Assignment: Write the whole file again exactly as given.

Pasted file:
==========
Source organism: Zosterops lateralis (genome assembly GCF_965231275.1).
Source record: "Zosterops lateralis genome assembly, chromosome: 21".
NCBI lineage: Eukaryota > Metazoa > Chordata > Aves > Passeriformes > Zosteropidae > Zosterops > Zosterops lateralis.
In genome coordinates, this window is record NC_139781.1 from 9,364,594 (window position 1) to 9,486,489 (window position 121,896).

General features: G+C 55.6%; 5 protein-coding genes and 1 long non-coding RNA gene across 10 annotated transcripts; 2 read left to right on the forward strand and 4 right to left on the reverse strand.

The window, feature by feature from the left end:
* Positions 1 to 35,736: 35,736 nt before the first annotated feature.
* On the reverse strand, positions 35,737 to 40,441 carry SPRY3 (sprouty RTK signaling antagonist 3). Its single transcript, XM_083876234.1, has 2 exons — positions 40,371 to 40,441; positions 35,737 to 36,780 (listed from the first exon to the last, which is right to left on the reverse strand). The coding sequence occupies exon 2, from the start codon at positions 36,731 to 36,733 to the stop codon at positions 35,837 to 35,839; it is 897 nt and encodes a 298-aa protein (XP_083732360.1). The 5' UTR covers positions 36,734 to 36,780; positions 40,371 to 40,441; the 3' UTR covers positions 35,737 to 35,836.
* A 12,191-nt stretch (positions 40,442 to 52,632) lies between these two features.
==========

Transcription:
Source organism: Zosterops lateralis (genome assembly GCF_965231275.1).
Source record: "Zosterops lateralis genome assembly, chromosome: 21".
NCBI lineage: Eukaryota > Metazoa > Chordata > Aves > Passeriformes > Zosteropidae > Zosterops > Zosterops lateralis.
In genome coordinates, this window is record NC_139781.1 from 9,364,594 (window position 1) to 9,486,489 (window position 121,896).

General features: G+C 55.6%; 5 protein-coding genes and 1 long non-coding RNA gene across 10 annotated transcripts; 2 read left to right on the forward strand and 4 right to left on the reverse strand.

The window, feature by feature from the left end:
* Positions 1 to 35,736: 35,736 nt before the first annotated feature.
* On the reverse strand, positions 35,737 to 40,441 carry SPRY3 (sprouty RTK signaling antagonist 3). Its single transcript, XM_083876234.1, has 2 exons — positions 40,371 to 40,441; positions 35,737 to 36,780 (listed from the first exon to the last, which is right to left on the reverse strand). The coding sequence occupies exon 2, from the start codon at positions 36,731 to 36,733 to the stop codon at positions 35,837 to 35,839; it is 897 nt and encodes a 298-aa protein (XP_083732360.1). The 5' UTR covers positions 36,734 to 36,780; positions 40,371 to 40,441; the 3' UTR covers positions 35,737 to 35,836.
* A 12,191-nt stretch (positions 40,442 to 52,632) lies between these two features.